Do you accept insurance?
Speech-Language Technologies is a Medicare and Medicaid provider.
Speech-Language Technologies will sometimes bill other insurance carriers as an out-of-network provider as a courtesy to our clients. In most cases, out-of-network clients will pay Speech-Language Technologies directly and will be provided a superbill for submission to their insurance carrier.
We do accept private pay clients. Please contact us to inquire about our availability and insurance policies.
Where are services provided?
We offer in-home therapy, as well as services and trainings via teletherapy*. In-home therapy allows clients to learn and practice skills in the environment where they will use them and with the people they communicate with daily.
*Please note that at this time, Medicaid and Medicare do not cover therapy via teletherapy.
How do I get started?
Our process is easy. We will begin with a phone consultation to determine if an evaluation is needed and if so, what type of evaluation is recommended. Following the consultation, we will schedule our first appointment in your home or via a secured online platform for teletherapy. Together, we will determine a plan of treatment, goals, and frequency of therapy for you or your child and family. Once therapy begins, we always encourage families and/or caregivers to be an active part of the therapy process, taking time to answer questions and provide education.
What is your cancellation policy?
We know people get sick and at times you have to cancel last minute! As per our cancellation policy, every client is allowed two cancellations without a 24-hour notice, per year. After that, you will be charged a $50 fee for canceling without 24 hours notice.
What is Augmentative and Alternative Communication (AAC)?
At its most basic level, AAC is anything that helps a person communicate when traditional spoken or written forms of communication don’t meet a person’s needs. AAC systems can range from "low-tech” or “soft-tech” to "high-tech" systems. "Low-tech" systems include the use of natural gestures, sign language or communication boards with pictures and/or words on it. “High tech” refers to electronic systems that are computerized and dynamic, such as iPads or other dedicated communication devices.
Who can use AAC?
Anyone! According to the National Joint Committee for the Communication of Persons with Severe Disabilities (NJC), "There are no prerequisites to use AAC. The currently accepted evidence in the literature suggests that no specific skills are prerequisite for successful use of AAC in the broadest sense. AAC is an intervention approach that can be the beginning of communication development for an individual." Everyone deserves a voice!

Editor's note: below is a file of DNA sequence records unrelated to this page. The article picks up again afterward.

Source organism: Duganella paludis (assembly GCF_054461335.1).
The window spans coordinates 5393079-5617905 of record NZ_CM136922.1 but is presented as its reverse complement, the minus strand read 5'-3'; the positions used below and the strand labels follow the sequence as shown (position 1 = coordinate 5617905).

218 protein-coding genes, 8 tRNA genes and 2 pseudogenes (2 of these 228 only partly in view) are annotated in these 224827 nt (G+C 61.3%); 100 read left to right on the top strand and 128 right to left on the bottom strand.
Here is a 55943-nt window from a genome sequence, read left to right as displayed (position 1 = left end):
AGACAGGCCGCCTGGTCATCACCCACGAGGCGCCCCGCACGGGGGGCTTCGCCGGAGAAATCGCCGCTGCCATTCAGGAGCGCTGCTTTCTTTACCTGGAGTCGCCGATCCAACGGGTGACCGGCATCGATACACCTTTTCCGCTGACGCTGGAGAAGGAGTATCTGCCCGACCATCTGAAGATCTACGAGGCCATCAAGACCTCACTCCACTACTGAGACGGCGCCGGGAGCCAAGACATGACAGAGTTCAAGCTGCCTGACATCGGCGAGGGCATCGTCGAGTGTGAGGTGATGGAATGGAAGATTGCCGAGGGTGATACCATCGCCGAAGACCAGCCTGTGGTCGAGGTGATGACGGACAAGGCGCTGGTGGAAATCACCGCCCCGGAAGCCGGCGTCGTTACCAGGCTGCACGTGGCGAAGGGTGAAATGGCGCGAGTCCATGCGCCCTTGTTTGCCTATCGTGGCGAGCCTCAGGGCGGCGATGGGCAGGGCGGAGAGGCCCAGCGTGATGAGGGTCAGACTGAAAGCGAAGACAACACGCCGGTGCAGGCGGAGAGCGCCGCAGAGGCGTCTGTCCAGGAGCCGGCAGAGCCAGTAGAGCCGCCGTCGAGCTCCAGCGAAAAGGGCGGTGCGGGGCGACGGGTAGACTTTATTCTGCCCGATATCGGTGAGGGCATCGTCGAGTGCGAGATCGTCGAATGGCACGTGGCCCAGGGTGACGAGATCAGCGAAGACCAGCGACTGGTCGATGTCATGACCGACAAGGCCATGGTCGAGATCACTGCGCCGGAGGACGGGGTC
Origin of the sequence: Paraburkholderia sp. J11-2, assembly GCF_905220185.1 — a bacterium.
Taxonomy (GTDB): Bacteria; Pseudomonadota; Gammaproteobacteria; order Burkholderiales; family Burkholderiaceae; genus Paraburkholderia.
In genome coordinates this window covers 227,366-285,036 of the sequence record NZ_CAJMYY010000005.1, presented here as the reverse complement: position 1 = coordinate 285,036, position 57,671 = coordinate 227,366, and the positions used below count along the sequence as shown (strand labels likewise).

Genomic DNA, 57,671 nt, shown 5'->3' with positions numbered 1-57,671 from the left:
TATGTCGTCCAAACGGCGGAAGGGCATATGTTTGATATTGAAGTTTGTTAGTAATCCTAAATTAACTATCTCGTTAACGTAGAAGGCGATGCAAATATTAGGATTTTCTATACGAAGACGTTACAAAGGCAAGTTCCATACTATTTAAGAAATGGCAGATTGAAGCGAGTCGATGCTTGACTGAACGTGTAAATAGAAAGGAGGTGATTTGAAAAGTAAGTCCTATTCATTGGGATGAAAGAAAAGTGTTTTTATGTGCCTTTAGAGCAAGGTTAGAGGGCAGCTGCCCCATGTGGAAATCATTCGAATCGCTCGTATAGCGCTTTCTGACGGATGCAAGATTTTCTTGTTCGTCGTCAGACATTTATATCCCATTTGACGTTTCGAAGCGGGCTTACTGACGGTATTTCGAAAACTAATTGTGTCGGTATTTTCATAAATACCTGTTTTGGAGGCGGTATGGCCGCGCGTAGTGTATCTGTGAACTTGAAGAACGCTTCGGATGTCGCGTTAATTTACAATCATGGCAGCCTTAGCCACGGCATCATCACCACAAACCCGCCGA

Who is AAC mostly used by?
In 1991 the American Speech-Language-Hearing Association estimated that there were more than 2 million individuals in the United States who were unable to communicate using speech or who had severe communication impairments. Disorders resulting in severe communication impairments include cerebral palsy, autism, apraxia, Down Syndrome, Rett Syndrome, and other developmental disorders. While some might only think of using AAC with "nonverbal" children, clinically, AAC has proven to be of great value to young children with emerging verbal skills as well as to children who are functionally nonspeaking (Scott, 1998).
Will AAC prevent speech from developing?
No. Research has shown that AAC does not inhibit the development of speech. "In fact, in some individuals with a variety of disorders including aphasia, apraxia, dysarthria, autism, and cognitive impairment, AAC has been shown to actually facilitate the development of speech" (Lloyd, Fuller, & Arvidson, 1997, p. 236).
Individuals using AAC devices will continue to be exposed to verbal language throughout their daily lives and in therapy. When appropriate, verbal expression goals will be part of the treatment plan.
What is the best kind of AAC system to use?
There is no ‘best’ type of AAC system. Each system has its own pros and cons; the most suitable one for an individual will depend on their abilities, needs and personal preferences. Many people have more than one AAC method and choose which to use depending on the listener and the particular situation.
At Speech Language Technologies, we work with clients to determine and trial appropriate AAC devices. Often, we begin with low-tech options and advance to high-tech devices.
What about individuals who cannot use their hands?
Many AAC devices require the use of one’s hands to press the buttons or switches for speech. However, that is not always the case. For individuals who cannot use or have limited use of their hands, other access methods can be used. For instance, eye gaze can be an excellent access method for individuals with Rett Syndrome, ALS, cerebral palsy, muscular dystrophy, spinal muscular atrophy, and spinal cord injuries, to be able to control the AAC device. These devices have cameras inside that pick-up light reflections from the user’s pupils and tracks where the user looks on the screen to select different buttons.
What is the process for obtaining an AAC device?
While the process can vary depending on the funding source, most individuals who are seeking an AAC device will need to complete a trial first. During the trial period, the AAC user, communication partners, parents, caregivers, and Speech-Language Pathologist will determine if they believe the device is the right fit. Once that is determined, the Speech-Language Pathologist will write a report detailing why the AAC device is medically necessary and submit that along with paperwork to the individual’s insurance company (if applicable) for funding. After approval, the device is shipped to the individual and then personalization and programming can begin.